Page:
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Natural frequency determination

  1. Mar 24, 2010 #1
    I have estimated some transfer frequency functions of complex mechanical suspension. It is shown the gains reach a very high value at a 0.8Hz. How could i know if the 0.8Hz isthe suspension natural frequency?
     
  2. jcsd
  3. Mar 24, 2010 #2
    This question does not even make sense, do you know what a natural frequency is? Also, what is a transfer frequency functions? Do you mean you have a transfer function, obtained analytically via frequency sweeps?

    Side:
    Please capitalize the word "I" in sentences.
     
  4. Mar 25, 2010 #3
    I have applied a frequency sweep and then i have measured the accelleration at fixed frame (called a) and at the suspended frame (called b). After that i have calculated the ration (b/a) from fourier transform of a and b. is f1 a natural frequency of suspension if the phase of B/A=90° in f1? Now the question is more clear?
     
  5. Mar 25, 2010 #4
    Capitalize "I" when you use it in sentences. Goodness, gracious :rolleyes:.

    The word for (b/a) is ratio, not ration. Fourier is named after someone, it is capitalized as well. When you type in a proper English sentence, I will try and help you.
     
  6. Mar 25, 2010 #5

    berkeman

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    Staff: Mentor

    It does sound like it is a resonant frequency, if you are getting amplitude gain there. Is it the only resonant frequency you have found in your sweep? You should be able to start to calculate the resonant frequency based on the spring constant and the unsprung mass, I would think.
     
  7. Mar 27, 2010 #6
    thank you for your answer. The question is my suspension isn't so simple and so it is difficult to say if it is a real resonant frequency. So I would want to know if there is a general way to estimate a natural frequency suspension.
     
  8. Mar 27, 2010 #7
    Resonance occurs when the bode magnitude plot reaches a peak.
     
  9. Mar 29, 2010 #8
    Is it always true? Moreover does resonance occur when the bode phase plot reaches 90°?
     
  10. Mar 29, 2010 #9

    berkeman

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    Staff: Mentor

    Why would you say 90 degrees?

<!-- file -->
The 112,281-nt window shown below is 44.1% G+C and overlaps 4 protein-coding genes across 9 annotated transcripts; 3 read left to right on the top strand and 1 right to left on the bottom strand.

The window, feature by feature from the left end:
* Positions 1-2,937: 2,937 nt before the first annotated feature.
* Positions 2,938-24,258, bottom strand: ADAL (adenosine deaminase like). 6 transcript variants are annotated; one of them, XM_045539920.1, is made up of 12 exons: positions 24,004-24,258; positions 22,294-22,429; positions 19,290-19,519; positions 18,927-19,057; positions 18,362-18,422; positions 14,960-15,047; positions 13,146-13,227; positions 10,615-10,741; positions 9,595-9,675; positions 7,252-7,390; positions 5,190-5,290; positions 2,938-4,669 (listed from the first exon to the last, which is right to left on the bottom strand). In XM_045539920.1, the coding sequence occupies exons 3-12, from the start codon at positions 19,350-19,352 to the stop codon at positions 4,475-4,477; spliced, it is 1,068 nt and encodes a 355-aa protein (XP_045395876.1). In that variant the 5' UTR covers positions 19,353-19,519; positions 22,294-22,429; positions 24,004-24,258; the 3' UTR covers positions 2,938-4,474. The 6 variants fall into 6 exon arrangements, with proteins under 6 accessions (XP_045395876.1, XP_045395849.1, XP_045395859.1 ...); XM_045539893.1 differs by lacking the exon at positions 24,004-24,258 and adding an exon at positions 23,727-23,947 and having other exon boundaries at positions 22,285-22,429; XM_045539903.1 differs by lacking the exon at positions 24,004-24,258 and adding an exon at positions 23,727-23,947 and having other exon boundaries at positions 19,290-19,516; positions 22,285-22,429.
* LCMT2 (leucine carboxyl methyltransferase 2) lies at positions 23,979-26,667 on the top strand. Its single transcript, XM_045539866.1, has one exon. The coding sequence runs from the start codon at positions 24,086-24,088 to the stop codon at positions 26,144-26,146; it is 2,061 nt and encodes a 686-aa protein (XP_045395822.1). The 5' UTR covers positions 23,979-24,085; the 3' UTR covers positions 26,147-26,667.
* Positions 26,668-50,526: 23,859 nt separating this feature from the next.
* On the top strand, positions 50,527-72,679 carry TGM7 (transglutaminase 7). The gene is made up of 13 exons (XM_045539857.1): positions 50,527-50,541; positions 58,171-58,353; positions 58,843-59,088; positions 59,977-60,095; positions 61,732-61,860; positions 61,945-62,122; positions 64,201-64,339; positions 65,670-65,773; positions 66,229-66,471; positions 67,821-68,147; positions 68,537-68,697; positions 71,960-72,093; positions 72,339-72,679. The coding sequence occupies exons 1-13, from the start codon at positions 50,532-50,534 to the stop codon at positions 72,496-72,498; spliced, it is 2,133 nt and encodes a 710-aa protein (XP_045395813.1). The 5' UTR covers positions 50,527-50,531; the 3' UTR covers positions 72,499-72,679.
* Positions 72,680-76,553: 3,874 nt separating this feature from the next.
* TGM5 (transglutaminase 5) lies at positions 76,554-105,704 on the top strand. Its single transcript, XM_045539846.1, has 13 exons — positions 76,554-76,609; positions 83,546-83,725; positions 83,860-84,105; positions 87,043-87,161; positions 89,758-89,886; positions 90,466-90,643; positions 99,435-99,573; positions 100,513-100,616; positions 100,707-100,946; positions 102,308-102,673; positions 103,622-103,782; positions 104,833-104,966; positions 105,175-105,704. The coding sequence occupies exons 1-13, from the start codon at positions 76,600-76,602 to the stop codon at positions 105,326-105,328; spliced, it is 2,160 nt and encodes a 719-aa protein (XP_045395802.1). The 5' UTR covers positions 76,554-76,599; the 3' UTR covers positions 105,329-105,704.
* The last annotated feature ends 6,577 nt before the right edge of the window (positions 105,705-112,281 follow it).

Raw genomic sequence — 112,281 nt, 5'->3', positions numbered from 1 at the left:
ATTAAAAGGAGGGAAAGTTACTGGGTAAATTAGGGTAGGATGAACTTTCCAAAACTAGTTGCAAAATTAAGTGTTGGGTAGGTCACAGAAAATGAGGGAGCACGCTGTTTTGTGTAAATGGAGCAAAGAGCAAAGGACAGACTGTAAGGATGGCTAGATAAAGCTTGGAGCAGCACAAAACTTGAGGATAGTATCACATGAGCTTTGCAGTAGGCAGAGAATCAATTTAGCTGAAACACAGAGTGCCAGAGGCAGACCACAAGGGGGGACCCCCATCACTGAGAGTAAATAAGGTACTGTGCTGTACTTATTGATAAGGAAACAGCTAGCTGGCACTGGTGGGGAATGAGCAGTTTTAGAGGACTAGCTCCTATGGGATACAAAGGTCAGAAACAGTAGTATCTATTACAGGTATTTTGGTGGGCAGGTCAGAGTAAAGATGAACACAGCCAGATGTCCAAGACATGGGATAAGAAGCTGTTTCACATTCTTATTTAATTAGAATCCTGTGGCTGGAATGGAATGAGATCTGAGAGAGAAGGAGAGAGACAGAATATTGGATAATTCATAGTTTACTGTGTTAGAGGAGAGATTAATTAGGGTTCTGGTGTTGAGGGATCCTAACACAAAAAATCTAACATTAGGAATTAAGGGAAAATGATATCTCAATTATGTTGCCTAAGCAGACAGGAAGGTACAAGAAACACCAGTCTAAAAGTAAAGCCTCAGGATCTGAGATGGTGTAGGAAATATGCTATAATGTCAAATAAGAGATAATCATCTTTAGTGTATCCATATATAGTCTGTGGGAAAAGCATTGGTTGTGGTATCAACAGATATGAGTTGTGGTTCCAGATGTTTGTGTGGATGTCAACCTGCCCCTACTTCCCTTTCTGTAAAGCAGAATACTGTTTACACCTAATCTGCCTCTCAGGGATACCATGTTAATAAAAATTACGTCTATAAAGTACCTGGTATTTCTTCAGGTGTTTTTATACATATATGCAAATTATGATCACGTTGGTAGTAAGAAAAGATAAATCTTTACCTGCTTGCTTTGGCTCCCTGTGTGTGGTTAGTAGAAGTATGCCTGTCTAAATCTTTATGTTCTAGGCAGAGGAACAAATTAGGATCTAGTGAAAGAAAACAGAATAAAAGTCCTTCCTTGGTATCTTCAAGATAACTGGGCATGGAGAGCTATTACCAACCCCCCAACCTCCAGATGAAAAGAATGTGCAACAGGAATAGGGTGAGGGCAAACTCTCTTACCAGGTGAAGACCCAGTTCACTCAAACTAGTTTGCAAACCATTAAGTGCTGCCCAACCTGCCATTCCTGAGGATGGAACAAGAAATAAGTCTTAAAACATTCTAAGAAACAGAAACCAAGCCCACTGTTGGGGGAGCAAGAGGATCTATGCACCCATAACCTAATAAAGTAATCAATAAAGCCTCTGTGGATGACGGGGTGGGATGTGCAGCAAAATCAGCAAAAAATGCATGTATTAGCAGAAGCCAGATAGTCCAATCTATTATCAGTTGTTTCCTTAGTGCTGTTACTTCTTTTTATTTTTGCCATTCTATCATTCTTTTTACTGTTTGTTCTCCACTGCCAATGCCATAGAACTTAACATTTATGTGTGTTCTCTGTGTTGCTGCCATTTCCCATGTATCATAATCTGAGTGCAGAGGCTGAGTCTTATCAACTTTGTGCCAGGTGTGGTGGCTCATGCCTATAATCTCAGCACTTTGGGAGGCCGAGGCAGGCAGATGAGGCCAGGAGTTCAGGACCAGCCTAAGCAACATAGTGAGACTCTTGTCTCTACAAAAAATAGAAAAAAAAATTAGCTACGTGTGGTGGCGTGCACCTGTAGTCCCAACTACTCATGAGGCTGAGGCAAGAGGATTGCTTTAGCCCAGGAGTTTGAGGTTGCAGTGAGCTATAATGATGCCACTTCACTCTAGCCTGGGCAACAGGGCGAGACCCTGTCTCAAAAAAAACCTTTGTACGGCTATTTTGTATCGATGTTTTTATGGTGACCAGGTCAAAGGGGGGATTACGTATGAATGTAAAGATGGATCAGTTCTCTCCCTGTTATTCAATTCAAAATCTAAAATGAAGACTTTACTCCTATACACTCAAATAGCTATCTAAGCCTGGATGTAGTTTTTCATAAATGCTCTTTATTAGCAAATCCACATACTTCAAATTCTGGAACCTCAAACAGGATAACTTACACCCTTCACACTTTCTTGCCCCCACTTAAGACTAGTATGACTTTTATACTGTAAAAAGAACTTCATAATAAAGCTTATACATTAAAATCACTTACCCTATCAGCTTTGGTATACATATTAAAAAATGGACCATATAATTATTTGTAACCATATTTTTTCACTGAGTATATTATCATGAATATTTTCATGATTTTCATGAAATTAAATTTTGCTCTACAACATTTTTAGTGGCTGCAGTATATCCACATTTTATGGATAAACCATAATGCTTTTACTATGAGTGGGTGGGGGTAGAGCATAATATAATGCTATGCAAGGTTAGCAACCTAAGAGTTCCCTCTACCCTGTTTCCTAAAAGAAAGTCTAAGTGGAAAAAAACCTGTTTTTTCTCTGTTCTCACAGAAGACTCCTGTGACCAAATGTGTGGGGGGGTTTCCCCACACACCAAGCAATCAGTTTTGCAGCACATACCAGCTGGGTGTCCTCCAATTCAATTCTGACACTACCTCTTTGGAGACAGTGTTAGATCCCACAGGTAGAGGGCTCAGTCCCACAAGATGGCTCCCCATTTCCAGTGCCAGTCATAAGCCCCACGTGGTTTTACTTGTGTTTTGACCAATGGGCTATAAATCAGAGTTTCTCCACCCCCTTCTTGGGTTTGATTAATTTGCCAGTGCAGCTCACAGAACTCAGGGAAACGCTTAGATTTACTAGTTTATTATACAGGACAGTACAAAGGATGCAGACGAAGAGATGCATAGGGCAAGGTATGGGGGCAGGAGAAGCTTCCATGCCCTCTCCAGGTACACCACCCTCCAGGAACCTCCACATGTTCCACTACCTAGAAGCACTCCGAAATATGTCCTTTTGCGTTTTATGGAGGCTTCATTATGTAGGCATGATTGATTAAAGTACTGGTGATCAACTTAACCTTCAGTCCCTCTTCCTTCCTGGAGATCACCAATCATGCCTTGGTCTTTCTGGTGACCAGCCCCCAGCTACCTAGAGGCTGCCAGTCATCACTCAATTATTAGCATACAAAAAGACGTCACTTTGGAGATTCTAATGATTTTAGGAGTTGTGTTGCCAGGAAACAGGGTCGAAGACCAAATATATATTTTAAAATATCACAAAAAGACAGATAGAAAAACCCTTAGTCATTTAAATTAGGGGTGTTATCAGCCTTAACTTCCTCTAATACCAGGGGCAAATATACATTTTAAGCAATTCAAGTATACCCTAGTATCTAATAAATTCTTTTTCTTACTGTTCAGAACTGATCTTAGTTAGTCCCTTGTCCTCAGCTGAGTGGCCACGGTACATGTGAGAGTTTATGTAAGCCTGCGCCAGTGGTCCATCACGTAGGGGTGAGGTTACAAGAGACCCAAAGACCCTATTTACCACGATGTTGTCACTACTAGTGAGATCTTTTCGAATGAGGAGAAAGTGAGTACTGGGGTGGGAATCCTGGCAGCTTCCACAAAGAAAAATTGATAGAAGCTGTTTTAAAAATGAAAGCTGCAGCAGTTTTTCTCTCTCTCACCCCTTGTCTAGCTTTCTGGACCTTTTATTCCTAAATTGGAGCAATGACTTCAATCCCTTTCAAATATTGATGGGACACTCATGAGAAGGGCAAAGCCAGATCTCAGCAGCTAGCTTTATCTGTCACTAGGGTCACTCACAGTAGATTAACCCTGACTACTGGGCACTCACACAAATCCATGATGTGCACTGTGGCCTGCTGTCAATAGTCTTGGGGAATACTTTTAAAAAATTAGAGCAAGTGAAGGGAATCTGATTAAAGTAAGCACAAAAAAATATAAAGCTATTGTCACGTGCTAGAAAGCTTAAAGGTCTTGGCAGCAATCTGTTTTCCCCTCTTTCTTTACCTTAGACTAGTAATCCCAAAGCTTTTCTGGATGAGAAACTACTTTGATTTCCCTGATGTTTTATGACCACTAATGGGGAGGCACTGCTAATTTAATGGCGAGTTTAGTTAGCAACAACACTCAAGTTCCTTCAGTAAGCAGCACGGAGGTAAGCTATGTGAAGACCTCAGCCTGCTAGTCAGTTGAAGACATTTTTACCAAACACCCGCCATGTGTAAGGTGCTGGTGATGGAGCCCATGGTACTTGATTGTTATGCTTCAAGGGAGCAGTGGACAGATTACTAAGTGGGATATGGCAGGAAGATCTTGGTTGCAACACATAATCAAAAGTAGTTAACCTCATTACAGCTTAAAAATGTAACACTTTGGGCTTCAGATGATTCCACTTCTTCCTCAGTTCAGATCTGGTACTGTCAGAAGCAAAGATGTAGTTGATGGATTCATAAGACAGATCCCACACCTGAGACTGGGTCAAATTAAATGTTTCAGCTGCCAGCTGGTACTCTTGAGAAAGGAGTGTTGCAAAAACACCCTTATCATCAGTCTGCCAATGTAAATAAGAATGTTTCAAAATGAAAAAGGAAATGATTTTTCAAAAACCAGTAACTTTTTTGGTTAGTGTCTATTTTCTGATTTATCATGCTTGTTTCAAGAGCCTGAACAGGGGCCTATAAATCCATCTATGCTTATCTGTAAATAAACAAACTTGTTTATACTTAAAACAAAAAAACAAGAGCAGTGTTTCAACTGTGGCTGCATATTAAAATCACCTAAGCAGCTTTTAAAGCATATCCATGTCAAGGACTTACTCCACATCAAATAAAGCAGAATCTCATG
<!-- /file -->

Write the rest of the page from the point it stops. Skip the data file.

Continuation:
11. Mar 29, 2010 #10
    Rather than give you the answer, I want you to arrive to it on your own. Reflect on the derivation of terms when we define the natural frequency, damping ratio, etc, for any classic single input, single output (SISO) system. Hint: look at the equations of motion in those cases. What can you say about them? How does that apply to your complex system?
     
  12. Apr 5, 2010 #11
    When I don't know the values in my system (ie mass compliance, damping), I often modify a known value (ie mass) and observe the effect. For a second order system, it's easy to ascertain the baseline mass based upon the added mass and frequency shift.

    Then, knowing the baseline mass and the baseline resonance, you can compute the compliance.

    Of course it gets much more tricky if you're coupled into another system....
     
  13. Apr 5, 2010 #12
    You are getting close to what I'm hinting at.
     
  14. Apr 7, 2010 #13
    look at this link

    http://mechatronics.technion.ac.il/rotordynamics/pdf/lesson_1b.pdf [Broken] page 6. For w=wn the phase is 90°. Is it true also for a MIMO system?
     
    Last edited by a moderator: May 4, 2017
  15. Apr 7, 2010 #14
    i think i have understood. I take a siso system and i apply it a frequency sweep. After that i try to increase the mass and apply another time a frequency sweep. Then with a system identification method i can estimate the natural frequency, isn't it?
     
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